Before journalism moves into the digital realm, it used to be kind of dull – just a chunk of text and occasionally some pictures, and of course some ads, on newspaper and magazine. And as there’s only hardcopies supplying, people who don’t bother grabbing a copy were often prevented from exposing to the knowledge. It’s not entertaining and it’s inconvenient.
In the digital age, tables are turning. News now plays a more prominent role in everyday life, because people can always read online when they are commuting or when they are just using the bathroom with smartphones, tablets and the likes. Citizens are also potentially a part of journalism, where they can actively participate and “audience is much more involved” (Wilma Stassen, 2010).
What further adds to the value of reading news is the sense of entertainment readers get. Rather than just sticking their head up in a stack of crumpled paper, now they could watch videos or animations to engage in the story. Figures and statistics are commonly displayed in the format of infographics now, which is “less complicated for the brain to process than pure text” (Mark Smiciklas, 2012) – definitely a great help for those of us who are number-phobic.
Given the increasing prominence of such form of journalism, this week I would like to share some of the useful tools I find, listed below:
- Explainer video: These videos are in generally short. They aim to deliver precise message within seconds to minutes. It can be consisted of still shots, moving films or animations. Each shot usually stays for around 5 seconds, together with a sentence of 10-15 words as a complimentary description. Below is an example by the Guardian about F1 Mexico race.
2. Filmed video: These videos are particularly useful when reporting stories that are visually strong and impactful. Asking the audience to see things with their own eyes is better than asking them to read emotional texts – when the chaos is lying so transparent in front of you, how can you not sympathise? The powerfulness can also be delivered when revealing an insider peek of mysterious circumstances to augment the content. It’s shocking, that’s why it’s engaging. Watch below for a video about heroine from BBC (caution: disturbing IMO.)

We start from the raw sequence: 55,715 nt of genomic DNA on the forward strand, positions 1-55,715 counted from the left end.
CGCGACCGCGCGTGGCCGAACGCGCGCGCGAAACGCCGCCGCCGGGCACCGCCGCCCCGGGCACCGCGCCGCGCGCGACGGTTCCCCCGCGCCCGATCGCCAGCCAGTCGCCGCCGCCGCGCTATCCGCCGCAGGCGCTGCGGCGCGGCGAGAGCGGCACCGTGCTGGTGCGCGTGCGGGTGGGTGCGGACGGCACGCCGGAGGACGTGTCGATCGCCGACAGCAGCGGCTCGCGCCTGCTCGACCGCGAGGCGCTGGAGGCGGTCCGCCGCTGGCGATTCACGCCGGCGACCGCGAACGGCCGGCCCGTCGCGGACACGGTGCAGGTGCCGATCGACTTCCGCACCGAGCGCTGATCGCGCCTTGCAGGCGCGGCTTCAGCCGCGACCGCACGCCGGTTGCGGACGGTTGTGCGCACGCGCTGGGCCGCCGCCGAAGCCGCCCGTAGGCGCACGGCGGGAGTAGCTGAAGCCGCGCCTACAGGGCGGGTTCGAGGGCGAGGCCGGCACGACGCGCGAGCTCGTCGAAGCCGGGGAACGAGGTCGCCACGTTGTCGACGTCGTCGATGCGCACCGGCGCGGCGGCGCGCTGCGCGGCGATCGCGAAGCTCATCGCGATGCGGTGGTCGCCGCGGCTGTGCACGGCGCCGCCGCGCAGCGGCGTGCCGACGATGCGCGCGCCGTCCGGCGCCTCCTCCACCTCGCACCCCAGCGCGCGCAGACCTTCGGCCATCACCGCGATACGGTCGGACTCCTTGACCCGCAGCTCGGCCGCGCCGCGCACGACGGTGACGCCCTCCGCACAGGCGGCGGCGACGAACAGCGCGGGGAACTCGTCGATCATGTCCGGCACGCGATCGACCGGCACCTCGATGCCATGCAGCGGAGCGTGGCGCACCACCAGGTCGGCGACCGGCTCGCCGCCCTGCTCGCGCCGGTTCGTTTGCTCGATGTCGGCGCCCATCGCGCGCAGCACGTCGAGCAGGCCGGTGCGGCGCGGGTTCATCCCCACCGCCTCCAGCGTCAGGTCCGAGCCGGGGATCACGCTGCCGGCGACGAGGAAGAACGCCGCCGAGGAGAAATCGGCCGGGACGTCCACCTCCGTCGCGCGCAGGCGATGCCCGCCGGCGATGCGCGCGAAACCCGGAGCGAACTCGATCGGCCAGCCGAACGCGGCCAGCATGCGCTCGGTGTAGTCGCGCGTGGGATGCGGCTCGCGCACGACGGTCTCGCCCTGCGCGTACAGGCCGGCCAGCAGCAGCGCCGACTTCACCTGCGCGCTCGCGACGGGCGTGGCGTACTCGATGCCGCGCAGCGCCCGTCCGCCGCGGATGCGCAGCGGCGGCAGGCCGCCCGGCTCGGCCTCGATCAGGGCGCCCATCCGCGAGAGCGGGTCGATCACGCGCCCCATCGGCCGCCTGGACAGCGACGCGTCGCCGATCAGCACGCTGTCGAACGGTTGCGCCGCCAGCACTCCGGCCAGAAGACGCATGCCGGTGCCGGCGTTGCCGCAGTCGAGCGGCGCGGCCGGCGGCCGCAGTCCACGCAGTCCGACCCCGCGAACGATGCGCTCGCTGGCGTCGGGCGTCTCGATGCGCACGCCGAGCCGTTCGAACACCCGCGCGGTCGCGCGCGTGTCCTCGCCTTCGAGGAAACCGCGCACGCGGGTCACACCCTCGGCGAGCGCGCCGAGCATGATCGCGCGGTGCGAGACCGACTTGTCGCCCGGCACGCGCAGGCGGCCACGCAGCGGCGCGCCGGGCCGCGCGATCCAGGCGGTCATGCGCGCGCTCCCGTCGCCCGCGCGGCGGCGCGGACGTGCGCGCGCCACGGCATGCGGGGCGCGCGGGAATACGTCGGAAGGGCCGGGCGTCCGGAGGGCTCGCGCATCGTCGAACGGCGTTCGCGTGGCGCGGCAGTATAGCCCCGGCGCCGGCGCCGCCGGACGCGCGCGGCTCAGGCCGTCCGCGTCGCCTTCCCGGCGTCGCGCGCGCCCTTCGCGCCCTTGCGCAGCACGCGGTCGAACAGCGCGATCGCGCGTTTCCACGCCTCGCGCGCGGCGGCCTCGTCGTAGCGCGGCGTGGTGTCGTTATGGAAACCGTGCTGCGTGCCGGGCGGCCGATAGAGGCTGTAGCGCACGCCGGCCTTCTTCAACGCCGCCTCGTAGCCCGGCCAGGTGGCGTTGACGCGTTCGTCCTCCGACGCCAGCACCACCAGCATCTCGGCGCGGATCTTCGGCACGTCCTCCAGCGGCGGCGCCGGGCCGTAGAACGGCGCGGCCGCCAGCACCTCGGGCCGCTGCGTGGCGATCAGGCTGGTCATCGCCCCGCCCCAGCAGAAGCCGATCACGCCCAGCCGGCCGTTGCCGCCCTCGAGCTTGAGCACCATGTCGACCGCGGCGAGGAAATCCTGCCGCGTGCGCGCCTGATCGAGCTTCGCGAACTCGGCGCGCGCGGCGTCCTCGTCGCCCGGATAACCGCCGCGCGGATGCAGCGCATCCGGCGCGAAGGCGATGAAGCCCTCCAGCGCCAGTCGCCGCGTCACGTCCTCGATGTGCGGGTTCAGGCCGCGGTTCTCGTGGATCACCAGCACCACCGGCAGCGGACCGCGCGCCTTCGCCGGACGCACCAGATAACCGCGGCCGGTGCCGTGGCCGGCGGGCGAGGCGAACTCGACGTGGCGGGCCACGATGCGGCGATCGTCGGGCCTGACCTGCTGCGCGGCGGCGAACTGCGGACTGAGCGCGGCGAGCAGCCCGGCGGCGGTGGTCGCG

3. Live streaming: Broadcaster like BBC does live streaming during events such as the Olympics. Rather than presenting a still piece of news, it focuses on delivering real time news. This technique can also be useful in times of protests or elections. Click through the link to Reuters’ (used to be) live streaming of the US presidential election a week ago.
4. Infographics: This is a tricky one because there are so many types of them out there and each of them can offer very different results. Make careful choice of which one to use to cater the purpose you decide to serve. Infographics are data visualisations that present complex information quickly and clearly, according to Visually, (and it’s personally my favourite way to present data.) This page about 10 types of infographics is a good one to check out, it helps a lot when you are struggling with which one you opt for. See an interactive infographic example by the Guardian that tracks all real time aviation data and flight times.
Speaking of interactive infographics, Piktochart maybe a good site for first-starters to go to. It’s easy to make and it’s infographics in a nutshell. It’s crucial to acquire the technique of embedding where possible. If not, you might be unable to fully utilise the function of it (all you can do is post a screen capture of it.)
For sure there are many more multimedia tools we can put into the newsroom, but for independent journalists, or student journalists, processing the skills to develop the above ones would be able to enrich the content of your stories. Hope you find this helpful. Let me know if you happen to encounter more interesting examples.